Harland David Sanders, one of Kentucky’s most beloved and well known celebrities was actually not from Kentucky at all. He was born September 9th, 1890 in Henryville, Indiana. His father died when he was just 5 years old, and when his mother took a job at a tomato factory, Harland was left to watch his two younger siblings and cook for them.
He dropped out of school in the 7th Grade, and went to work as a farmhand. Leaving home at 13, Harland had many jobs during his teenage years from a carriage painter to a streetcar conductor. He joined the army when he was just 16, and worked as a teamster in Cuba. He was honorably discharged before his 18th birthday, and went to live with his uncle in Alabama. He worked for the railroad for many years, and studied law at night through a correspondence course. He graduated and would practice law in Little Rock for several years before a courtroom brawl with his own client forced him to change direction.
In 1920, Harland Saders began operating a ferry across the Ohio River, a successful business which he sold to buy an acetylene lamp manufacturing company. When this company went out of business, he worked for Michelin Tire, having finally made it to Kentucky in his early thirties. In 1924, he met the general manager of Standard Oil of Kentucky by chance, made a strong impression and ended up running a service station in Nicholasville which would close during the Great Depression.
Harland had done well though, so in 1932 Shell Oil Company offered him a job running a Shell Station in Corbin, Kentucky. While there, he started selling hot meals to travelers from his adjoining house. He sold all kinds of things including steak, country ham, chicken and biscuits. People really loved his cooking, and he continued to experiment with his recipes. Sanders was named a Kentucky Colonel in 1935, an honorary designation granted to outstanding citizens. As the years passed, he would embrace the title more and more until the two became one in the same.
When the service station burned to the ground in an accidental fire, he rebuilt it as a successful hotel and restaurant called Sanders Court and Cafe. It was there, in 1940, that he perfected his secret blend of 11 herbs and spices and a novel way of cooking fried chicken in a pressure cooker. It was this combination of speed and spice that would make him a household name around the world.
The Colonel authorized his first franchise location in 1952 in Salt Lake City, Utah to a man named Pete Harman. Harman thought the Colonel’s chicken would be a hit and give off vibes of southern hospitality. He had a friend paint him a sign calling attention to this new menu item, and hence the name Kentucky Fried Chicken was born on a signpost in Utah.
Three years later, Colonel Sanders sold his cafe in Corbin and opened a restaurant with his second wife Claudia in Shelbyville, not far from Louisville. At 65 years old, he decided to take a crack at franchising his chicken in earnest. For the next several years he drove around the country, often sleeping in the back of his car to save money. He would go to restaurants and offer to cook them some fried chicken and then try and sell them on the process and a franchise. And thus, one restaurant at a time, Kentucky Fried Chicken really took off. Soon franchises were popping up across the country and even internationally in Canada, the United Kingdom, Mexico and Jamaica. In 1962, Sanders patented his pressure frying method and trademarked the phrase “It’s Finger Lickin’ Good”.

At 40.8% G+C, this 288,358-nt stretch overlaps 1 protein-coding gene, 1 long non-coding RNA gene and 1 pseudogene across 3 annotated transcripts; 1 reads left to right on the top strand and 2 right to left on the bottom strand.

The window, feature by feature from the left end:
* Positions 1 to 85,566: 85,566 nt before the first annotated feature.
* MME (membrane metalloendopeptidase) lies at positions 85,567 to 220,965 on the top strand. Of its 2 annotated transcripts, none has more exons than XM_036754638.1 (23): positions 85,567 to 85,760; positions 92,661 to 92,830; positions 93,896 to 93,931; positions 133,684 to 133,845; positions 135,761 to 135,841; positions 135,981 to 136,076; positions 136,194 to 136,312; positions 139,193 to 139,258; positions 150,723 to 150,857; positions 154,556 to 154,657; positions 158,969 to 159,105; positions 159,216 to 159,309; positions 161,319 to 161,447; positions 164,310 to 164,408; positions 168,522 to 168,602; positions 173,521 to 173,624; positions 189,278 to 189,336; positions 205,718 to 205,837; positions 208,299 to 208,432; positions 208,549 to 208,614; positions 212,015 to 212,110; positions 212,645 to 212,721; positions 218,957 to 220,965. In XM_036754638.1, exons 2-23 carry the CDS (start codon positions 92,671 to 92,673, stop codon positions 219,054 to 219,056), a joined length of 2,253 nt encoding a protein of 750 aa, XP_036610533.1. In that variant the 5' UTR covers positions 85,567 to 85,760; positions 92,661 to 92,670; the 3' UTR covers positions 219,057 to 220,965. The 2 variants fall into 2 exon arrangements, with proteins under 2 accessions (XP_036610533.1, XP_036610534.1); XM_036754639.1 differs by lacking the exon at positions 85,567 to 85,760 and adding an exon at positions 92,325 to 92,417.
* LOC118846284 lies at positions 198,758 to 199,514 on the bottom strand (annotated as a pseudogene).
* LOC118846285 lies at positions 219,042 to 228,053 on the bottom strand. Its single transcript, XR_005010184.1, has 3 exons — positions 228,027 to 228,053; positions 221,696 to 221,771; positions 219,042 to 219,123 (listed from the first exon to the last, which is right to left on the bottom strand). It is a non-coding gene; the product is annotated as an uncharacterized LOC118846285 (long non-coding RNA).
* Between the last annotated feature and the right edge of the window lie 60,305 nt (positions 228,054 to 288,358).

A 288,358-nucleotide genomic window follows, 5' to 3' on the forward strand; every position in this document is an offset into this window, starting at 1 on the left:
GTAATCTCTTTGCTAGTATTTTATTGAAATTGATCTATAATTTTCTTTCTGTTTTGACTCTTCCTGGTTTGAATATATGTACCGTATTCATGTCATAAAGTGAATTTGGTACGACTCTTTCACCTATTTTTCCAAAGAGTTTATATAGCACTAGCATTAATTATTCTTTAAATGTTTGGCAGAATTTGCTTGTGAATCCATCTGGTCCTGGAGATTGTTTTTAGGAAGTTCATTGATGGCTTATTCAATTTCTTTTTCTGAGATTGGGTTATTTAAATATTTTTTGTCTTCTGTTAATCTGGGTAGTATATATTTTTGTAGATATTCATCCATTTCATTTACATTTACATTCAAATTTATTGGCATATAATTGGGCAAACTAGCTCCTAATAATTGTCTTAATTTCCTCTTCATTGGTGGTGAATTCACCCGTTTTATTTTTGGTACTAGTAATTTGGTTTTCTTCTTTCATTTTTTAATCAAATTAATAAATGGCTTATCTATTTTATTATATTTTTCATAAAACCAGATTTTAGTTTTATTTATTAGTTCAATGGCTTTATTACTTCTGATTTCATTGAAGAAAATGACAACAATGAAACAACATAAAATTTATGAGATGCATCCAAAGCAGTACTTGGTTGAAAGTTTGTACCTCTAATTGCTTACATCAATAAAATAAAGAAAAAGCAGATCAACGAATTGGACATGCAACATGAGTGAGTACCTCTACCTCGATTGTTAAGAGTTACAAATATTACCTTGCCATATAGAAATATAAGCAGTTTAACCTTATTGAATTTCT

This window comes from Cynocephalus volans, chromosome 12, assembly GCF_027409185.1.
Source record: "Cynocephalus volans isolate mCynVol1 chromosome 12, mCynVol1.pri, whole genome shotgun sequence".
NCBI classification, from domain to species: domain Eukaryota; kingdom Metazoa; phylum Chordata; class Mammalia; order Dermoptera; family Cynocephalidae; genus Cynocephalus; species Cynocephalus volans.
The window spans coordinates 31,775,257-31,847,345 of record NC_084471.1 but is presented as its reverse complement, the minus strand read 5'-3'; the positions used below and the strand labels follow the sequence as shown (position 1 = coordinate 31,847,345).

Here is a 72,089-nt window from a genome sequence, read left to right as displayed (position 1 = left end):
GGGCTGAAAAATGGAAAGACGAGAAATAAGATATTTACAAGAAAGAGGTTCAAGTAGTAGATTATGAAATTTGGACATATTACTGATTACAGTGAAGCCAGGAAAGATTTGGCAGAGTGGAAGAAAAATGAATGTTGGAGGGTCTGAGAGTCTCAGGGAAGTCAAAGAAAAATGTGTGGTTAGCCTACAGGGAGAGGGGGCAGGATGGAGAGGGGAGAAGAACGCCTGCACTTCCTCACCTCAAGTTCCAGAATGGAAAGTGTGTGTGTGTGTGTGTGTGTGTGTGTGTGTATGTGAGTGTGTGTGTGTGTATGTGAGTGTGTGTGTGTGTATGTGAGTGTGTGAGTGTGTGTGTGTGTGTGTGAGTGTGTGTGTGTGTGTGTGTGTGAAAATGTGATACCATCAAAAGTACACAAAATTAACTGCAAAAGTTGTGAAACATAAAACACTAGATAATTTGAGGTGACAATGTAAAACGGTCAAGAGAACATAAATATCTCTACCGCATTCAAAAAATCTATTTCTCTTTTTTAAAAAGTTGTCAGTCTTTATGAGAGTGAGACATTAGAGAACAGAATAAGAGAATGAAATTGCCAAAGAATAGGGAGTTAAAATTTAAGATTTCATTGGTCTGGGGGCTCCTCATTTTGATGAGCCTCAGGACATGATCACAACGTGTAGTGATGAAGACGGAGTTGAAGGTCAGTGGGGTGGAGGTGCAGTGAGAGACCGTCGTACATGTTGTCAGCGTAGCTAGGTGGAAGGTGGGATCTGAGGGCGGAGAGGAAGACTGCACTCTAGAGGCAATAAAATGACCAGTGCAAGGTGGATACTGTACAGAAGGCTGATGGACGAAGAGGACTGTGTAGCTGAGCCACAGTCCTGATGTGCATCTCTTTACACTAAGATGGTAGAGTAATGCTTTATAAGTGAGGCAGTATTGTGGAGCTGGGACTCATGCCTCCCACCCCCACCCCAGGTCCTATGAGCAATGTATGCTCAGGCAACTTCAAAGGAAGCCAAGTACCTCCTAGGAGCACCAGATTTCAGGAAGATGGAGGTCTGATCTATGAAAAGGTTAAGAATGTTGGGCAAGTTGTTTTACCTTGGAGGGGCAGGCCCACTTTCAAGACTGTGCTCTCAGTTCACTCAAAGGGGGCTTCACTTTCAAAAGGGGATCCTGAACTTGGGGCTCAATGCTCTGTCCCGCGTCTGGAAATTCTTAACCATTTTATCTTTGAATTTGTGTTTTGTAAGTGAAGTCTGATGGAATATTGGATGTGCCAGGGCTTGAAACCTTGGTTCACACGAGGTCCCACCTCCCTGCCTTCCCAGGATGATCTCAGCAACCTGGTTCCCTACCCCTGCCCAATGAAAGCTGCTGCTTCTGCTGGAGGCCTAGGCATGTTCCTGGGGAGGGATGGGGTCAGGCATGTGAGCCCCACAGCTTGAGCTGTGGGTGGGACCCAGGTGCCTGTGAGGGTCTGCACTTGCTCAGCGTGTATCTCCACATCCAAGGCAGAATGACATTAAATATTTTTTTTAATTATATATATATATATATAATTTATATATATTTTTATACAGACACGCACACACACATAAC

Finally, in 1964 when he was in his mid-seventies, Sanders sold the rights to Kentucky Fried Chicken for two million dollars. He stayed on with the company as a salaried brand ambassador, and often drove as much as 200,000 miles a year around the country making appearances.
He opened a sit-down restaurant in Shelbyville called Claudia Sanders: The Colonel’s Lady. It’s still there today although now it’s called Claudia Sanders’ Dinner House. It’s the only place in the world where you can get the Colonel’s original recipe chicken that’s not a KFC. It’s a cool place, the chicken is about the same, but the side dishes are excellent.
Colonel Harland Sanders died in 1980 in Louisville, Kentucky at the age of 90. When he died, there were over 6,000 Kentucky Fried Chicken restaurants in 48 countries around the world, a number which has grown to over 21,000 today. He was so beloved by his adopted home state that his body lay in state at the Kentucky State Capitol Building and a statue of him can be found there to this day. He was buried in Cave Hill Cemetery along with many other famous Kentuckians.
Colonel Harland Sanders is probably the best known Kentuckian of all time around the world, surpassing even the likes of Jim Beam, Muhammed Ali and Daniel Boone. His trademark white suit and black string-tie are recognized worldwide. He lived a fascinating life and clearly wasn’t afraid to fail. His big success didn’t really begin until he was in his mid sixties. Let that be our takeaway lesson from the man simply known as The Colonel: it’s never too late to make a fresh start.